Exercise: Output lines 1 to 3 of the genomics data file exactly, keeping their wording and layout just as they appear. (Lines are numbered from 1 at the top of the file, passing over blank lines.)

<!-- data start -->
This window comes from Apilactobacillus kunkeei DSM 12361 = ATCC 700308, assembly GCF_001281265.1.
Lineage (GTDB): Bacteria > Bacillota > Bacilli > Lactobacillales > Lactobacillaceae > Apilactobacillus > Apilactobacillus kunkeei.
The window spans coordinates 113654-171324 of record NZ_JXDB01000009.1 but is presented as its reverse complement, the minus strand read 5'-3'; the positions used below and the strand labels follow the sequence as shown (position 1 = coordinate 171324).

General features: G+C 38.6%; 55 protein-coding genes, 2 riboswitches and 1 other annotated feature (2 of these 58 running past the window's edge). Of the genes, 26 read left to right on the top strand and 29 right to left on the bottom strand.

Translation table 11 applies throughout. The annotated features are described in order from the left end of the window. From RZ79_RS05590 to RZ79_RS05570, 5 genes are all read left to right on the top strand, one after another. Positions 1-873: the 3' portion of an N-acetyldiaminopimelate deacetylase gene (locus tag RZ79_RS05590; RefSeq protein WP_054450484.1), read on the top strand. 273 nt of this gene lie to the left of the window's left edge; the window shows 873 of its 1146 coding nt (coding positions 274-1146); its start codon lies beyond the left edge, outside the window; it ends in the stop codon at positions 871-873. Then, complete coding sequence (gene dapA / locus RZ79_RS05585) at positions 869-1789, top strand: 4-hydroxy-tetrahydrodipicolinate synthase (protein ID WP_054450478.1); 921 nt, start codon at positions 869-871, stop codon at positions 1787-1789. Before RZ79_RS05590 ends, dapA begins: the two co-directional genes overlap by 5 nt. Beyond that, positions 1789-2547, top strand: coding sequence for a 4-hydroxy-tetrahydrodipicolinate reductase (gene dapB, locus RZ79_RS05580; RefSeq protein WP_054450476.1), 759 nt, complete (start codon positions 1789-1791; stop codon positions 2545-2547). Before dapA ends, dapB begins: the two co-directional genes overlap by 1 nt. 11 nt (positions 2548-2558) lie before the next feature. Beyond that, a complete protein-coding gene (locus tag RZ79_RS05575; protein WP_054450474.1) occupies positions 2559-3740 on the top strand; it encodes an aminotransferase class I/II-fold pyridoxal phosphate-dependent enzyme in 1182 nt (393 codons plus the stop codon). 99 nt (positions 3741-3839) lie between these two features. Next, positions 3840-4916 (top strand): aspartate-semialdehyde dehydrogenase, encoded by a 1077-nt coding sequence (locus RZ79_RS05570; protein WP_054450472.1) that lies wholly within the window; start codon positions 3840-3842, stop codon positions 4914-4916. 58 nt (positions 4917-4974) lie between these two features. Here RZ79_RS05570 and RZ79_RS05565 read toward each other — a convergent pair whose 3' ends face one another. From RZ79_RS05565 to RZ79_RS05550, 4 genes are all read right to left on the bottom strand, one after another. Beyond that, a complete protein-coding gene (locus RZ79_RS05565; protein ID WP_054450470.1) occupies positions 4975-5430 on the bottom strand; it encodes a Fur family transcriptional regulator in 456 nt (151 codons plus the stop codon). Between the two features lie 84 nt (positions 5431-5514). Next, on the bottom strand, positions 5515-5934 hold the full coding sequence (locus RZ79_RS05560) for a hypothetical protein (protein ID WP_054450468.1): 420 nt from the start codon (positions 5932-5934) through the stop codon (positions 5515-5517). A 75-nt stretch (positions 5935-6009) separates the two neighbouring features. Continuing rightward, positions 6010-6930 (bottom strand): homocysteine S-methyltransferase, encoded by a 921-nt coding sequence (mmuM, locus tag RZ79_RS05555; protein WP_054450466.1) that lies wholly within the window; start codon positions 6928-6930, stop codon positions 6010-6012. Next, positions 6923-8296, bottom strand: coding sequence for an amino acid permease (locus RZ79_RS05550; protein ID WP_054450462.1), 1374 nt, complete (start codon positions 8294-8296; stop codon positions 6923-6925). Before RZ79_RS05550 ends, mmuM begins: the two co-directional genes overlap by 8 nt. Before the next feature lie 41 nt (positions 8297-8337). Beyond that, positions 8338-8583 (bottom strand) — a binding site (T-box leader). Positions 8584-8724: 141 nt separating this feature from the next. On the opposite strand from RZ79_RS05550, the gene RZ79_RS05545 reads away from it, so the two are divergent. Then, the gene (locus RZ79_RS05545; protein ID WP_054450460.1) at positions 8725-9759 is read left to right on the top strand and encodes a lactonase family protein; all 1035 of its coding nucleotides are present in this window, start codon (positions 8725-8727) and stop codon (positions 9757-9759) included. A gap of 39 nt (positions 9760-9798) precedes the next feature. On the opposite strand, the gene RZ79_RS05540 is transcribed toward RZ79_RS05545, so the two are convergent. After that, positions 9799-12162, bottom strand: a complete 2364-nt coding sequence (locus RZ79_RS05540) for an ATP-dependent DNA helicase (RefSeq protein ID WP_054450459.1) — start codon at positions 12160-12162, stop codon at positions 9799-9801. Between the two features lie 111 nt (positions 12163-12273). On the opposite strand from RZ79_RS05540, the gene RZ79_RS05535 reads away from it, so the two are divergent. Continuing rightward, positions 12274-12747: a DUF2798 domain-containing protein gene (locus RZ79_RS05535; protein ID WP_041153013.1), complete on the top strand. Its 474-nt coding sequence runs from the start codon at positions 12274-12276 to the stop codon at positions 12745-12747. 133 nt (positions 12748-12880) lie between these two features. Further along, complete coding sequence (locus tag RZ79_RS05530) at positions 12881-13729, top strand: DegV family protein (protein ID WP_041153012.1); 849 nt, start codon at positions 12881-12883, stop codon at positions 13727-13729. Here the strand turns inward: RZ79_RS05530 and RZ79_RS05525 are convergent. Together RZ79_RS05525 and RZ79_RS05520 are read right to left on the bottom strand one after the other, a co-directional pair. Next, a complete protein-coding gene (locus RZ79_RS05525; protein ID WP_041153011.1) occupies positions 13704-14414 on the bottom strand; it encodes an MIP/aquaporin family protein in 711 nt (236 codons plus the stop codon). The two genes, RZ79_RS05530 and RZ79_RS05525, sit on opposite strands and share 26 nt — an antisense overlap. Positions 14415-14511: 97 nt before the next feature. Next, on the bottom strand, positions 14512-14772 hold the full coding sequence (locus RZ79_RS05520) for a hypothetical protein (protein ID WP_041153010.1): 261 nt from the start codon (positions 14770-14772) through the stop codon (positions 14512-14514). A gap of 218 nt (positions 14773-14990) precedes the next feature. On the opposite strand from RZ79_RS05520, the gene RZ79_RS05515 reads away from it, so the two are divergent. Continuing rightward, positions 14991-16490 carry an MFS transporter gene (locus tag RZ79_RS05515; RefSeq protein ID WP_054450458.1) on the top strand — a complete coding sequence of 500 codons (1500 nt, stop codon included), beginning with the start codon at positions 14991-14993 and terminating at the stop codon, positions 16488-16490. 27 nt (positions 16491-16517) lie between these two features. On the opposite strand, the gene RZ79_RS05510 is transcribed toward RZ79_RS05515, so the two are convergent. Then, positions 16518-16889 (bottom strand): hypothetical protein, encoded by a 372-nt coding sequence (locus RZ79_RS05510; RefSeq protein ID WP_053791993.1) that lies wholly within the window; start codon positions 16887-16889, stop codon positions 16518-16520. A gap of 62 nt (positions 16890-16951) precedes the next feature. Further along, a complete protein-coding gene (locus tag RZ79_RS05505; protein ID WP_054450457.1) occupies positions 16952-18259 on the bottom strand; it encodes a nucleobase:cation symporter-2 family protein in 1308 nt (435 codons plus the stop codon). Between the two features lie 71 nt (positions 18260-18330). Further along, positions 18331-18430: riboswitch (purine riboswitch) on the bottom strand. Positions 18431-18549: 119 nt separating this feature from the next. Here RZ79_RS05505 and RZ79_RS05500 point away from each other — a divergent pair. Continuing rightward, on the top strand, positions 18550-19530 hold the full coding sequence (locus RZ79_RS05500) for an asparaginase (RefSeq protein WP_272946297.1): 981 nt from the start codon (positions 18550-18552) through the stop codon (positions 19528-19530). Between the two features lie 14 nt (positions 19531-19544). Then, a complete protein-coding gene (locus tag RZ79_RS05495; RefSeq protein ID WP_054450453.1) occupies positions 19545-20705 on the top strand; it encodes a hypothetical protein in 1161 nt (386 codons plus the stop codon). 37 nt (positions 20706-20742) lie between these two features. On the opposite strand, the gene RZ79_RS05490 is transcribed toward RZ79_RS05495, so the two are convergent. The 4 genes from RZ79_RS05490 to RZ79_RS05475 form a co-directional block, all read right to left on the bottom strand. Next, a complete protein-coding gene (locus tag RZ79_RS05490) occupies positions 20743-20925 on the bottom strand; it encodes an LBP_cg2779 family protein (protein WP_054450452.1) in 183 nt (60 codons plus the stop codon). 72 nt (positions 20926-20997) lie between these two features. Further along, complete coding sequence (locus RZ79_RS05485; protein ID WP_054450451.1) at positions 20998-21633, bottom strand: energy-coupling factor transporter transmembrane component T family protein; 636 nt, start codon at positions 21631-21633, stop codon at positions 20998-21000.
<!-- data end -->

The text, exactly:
This window comes from Apilactobacillus kunkeei DSM 12361 = ATCC 700308, assembly GCF_001281265.1.
Lineage (GTDB): Bacteria > Bacillota > Bacilli > Lactobacillales > Lactobacillaceae > Apilactobacillus > Apilactobacillus kunkeei.
The window spans coordinates 113654-171324 of record NZ_JXDB01000009.1 but is presented as its reverse complement, the minus strand read 5'-3'; the positions used below and the strand labels follow the sequence as shown (position 1 = coordinate 171324).